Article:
Obama’s Gas Pains

Interesting and complementing lead stories in the Washington Post and New York Times this morning, and neither of them can be good for Obama.  The Post’s lead story warns of “Taxmageddon” next year, when the payroll tax cut will expire, along with the Bush tax cuts; the Obamacare “surcharges” will also kick in on dividends and capital gains.  In all, it will amount to about a $500 billion tax increase next year:

Overnight, the marriage penalty for joint filers will spring back to life, the value of the child credit will drop from $1,000 to $500, and the rate everyone pays on the first $8,700 of wages will jump from 10 percent to 15 percent. . .

The potential shock to the nation’s pocketbook is so enormous, congressional aides have dubbed it “Taxmageddon.” Some economists say it could push the fragile U.S. economy back into recession, particularly if automatic cuts to federal agencies, also set for January, are permitted to take effect.

So it’s easy to make a prediction from here: the payroll tax cut, like the perennial “doc fix” for Medicare reimbursement and the annual AMT adjustment, will become permanent.  Maybe other adjustments will be made in a lame duck session after the election.  Seems to me Republican candidates ought to have the wit to run with the slogan: A vote for Obama is a vote for $500 billion in higher taxes next year.

Meanwhile, the Times notes in its lead story that rising gasoline prices may present a political problem for Obama.  Now this is a curious story, for several reasons.  First, Obama, like all right-thinking greenies, want gasoline prices to be higher, though, to be sure, they want high prices brought about by a government tax rather than the marketplace.  High gas prices are no fun if it means more profits for private oil companies.  Obama admitted this directly when asked about high gas prices in 2008, when he said he didn’t have a problem with them, only that he “would have preferred a gradual adjustment.”  Well, prices have crept up gradually since they collapsed back to about $2 a gallon in 2008.  So what’s his problem?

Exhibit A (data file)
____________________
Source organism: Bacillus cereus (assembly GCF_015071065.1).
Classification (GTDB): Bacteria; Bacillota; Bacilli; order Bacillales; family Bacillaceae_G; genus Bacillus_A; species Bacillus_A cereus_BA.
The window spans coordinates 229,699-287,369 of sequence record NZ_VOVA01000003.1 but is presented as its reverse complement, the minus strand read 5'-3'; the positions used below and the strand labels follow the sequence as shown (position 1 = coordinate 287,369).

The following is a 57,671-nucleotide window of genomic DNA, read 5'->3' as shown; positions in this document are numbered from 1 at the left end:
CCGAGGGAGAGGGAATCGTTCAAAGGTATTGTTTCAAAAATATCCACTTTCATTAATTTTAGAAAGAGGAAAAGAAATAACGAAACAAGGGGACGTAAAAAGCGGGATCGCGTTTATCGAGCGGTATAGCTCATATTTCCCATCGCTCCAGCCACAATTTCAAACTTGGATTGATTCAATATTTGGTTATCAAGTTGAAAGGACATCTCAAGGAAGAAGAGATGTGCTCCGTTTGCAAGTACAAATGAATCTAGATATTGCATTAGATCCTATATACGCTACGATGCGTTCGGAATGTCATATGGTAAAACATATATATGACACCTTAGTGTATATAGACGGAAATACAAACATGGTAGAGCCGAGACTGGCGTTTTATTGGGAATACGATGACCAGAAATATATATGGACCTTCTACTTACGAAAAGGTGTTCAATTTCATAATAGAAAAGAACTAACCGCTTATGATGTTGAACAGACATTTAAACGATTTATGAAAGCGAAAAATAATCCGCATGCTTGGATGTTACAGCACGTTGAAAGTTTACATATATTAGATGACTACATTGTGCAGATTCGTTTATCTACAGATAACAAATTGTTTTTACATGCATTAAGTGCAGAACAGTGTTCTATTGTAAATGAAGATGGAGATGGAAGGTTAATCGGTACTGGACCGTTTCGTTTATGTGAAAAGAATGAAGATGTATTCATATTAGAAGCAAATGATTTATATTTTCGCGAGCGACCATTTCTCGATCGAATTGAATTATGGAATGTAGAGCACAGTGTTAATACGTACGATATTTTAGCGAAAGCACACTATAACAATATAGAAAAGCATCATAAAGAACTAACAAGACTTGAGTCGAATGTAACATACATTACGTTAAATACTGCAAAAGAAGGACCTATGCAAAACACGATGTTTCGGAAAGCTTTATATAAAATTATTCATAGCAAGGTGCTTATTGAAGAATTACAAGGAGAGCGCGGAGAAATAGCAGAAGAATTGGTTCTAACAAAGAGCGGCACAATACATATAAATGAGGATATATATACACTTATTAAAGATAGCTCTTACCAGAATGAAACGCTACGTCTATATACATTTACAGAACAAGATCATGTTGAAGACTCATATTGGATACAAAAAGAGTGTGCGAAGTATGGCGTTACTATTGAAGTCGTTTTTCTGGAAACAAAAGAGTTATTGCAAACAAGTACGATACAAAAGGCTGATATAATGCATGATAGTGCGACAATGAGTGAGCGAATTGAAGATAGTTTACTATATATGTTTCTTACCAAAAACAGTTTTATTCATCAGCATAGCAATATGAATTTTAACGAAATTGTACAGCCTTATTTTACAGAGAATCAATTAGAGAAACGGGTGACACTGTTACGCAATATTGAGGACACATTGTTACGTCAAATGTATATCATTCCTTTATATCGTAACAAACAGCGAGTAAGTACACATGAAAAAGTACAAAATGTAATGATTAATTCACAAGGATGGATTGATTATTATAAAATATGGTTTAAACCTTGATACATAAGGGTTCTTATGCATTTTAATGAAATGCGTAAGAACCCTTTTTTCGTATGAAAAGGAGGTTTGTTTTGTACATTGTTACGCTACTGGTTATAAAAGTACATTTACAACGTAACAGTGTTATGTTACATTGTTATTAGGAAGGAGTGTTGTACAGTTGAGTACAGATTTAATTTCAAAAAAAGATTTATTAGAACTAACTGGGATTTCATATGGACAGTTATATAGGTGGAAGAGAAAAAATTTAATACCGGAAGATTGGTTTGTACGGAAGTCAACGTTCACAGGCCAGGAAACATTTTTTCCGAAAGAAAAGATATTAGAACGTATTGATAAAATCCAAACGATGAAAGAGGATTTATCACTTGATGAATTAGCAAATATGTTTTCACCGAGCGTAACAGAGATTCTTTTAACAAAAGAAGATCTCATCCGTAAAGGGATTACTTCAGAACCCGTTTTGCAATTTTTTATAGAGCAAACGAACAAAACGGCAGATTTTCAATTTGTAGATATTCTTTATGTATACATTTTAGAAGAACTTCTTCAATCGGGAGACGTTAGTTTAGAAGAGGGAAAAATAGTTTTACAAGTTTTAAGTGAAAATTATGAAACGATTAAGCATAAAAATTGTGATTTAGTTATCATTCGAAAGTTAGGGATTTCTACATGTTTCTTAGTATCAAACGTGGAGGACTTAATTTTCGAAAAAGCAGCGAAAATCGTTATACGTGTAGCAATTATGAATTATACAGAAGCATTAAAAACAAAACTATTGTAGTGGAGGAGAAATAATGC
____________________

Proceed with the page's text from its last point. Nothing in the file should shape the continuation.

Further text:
His political problem can be seen in this chart, which suggests a correlation between presidential popularity and gasoline prices.  (Hat tip: Larry Sabato.)

More anomalous is Obama’s explanation this week that “gas prices are on the rise again because as the economy strengthens, global demand for oil increases.”  It is true that global demand for oil is probably the primary driver of the price of oil right now (though surely a risk premium because of Iran is in the mix somewhere), but here in the U.S. demand for gasoline seems to be way off, as shown in the figure below which I plotted earlier this week for my Energy Fact of the Week squib over on American.com.  The figure shows retail gasoline deliveries—the best proxy for consumption—falling off a cliff starting a few months ago—before prices began to creep back up.  The fall in consumption ought to be holding down gasoline prices, all other things being equal (which they never are).  Is the economy about to fall over the cliff along with this indicator?  That’s what a lot of people are wondering.

Retail Gasoline Deliveries, 1983 - Nov. 2011

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